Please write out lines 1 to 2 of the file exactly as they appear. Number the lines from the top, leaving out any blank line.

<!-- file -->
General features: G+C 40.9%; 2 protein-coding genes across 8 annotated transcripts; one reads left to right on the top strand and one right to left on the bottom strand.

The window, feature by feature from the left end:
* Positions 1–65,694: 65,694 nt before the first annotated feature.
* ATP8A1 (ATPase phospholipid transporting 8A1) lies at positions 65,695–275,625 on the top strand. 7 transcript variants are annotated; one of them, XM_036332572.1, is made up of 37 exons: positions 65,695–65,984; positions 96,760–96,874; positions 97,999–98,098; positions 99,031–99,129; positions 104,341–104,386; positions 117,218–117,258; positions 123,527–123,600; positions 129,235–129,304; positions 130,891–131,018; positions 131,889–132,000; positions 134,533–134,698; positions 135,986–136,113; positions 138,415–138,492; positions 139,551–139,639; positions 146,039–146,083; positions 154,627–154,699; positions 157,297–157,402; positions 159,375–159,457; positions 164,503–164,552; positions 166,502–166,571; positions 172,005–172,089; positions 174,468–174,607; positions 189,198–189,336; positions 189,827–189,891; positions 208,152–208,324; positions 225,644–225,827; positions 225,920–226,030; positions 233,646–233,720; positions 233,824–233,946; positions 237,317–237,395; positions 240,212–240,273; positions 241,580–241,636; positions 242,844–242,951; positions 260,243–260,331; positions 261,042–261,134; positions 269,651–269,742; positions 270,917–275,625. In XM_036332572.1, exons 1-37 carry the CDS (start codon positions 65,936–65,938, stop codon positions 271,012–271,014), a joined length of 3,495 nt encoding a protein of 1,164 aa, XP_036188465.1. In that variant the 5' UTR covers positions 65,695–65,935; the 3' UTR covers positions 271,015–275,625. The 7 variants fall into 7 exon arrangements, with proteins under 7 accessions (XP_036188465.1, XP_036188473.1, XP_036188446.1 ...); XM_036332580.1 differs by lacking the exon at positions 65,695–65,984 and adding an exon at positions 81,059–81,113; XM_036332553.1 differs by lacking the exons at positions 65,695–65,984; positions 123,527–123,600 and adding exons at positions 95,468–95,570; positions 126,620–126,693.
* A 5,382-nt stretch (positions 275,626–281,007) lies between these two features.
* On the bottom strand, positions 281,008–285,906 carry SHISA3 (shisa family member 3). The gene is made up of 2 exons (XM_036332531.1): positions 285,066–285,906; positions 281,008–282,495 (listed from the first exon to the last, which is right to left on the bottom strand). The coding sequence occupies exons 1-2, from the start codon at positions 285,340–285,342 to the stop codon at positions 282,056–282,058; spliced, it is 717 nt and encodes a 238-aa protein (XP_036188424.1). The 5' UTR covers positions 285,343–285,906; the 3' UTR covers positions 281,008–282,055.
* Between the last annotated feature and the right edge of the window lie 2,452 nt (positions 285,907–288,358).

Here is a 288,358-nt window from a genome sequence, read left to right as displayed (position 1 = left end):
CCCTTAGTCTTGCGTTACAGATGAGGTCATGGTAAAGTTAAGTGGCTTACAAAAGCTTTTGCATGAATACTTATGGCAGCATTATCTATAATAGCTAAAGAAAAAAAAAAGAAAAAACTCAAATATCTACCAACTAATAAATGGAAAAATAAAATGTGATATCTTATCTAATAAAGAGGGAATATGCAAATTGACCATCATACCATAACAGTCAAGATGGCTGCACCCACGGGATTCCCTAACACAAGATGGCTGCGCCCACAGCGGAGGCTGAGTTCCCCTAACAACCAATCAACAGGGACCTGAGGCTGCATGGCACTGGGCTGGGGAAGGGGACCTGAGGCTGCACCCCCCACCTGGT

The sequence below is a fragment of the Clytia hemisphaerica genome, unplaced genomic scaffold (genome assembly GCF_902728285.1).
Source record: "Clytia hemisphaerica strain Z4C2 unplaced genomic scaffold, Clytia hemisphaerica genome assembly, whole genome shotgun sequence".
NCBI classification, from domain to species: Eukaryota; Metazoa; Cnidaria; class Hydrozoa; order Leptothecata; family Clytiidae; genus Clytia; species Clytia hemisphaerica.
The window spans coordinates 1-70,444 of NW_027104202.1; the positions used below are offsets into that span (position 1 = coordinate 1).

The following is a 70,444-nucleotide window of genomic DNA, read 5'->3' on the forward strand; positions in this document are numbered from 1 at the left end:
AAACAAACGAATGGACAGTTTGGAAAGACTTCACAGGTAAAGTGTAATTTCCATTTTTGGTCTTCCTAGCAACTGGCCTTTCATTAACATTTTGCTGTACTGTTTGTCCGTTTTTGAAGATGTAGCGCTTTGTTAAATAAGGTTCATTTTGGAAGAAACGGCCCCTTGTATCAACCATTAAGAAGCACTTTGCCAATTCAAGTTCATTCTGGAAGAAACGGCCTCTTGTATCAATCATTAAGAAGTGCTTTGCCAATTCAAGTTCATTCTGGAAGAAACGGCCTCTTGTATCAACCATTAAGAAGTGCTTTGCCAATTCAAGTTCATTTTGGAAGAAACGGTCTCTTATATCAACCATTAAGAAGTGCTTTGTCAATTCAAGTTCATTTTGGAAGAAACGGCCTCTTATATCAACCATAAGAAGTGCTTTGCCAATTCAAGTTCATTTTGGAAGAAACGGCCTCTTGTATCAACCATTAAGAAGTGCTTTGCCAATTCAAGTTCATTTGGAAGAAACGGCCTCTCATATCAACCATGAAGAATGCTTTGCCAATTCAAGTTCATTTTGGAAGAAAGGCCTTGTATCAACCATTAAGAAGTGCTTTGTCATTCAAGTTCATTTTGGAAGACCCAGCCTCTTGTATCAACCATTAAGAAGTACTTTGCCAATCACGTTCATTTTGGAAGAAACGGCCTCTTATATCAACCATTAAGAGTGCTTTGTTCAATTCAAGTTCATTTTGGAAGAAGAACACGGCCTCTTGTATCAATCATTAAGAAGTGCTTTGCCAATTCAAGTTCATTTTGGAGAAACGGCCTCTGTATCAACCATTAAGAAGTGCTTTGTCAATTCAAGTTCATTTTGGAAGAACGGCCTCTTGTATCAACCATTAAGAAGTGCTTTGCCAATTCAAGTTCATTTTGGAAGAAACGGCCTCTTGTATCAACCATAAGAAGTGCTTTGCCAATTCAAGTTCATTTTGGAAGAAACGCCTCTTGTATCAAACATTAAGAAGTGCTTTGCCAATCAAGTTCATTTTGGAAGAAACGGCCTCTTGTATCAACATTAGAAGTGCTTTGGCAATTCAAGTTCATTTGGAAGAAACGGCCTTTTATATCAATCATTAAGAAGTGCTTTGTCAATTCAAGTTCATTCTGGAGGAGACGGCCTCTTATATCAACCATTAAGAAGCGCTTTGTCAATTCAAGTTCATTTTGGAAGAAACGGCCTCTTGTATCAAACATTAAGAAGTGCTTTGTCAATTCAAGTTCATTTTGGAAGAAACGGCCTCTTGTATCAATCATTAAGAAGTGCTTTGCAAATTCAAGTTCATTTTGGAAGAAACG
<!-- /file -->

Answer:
General features: G+C 40.9%; 2 protein-coding genes across 8 annotated transcripts; one reads left to right on the top strand and one right to left on the bottom strand.

The window, feature by feature from the left end: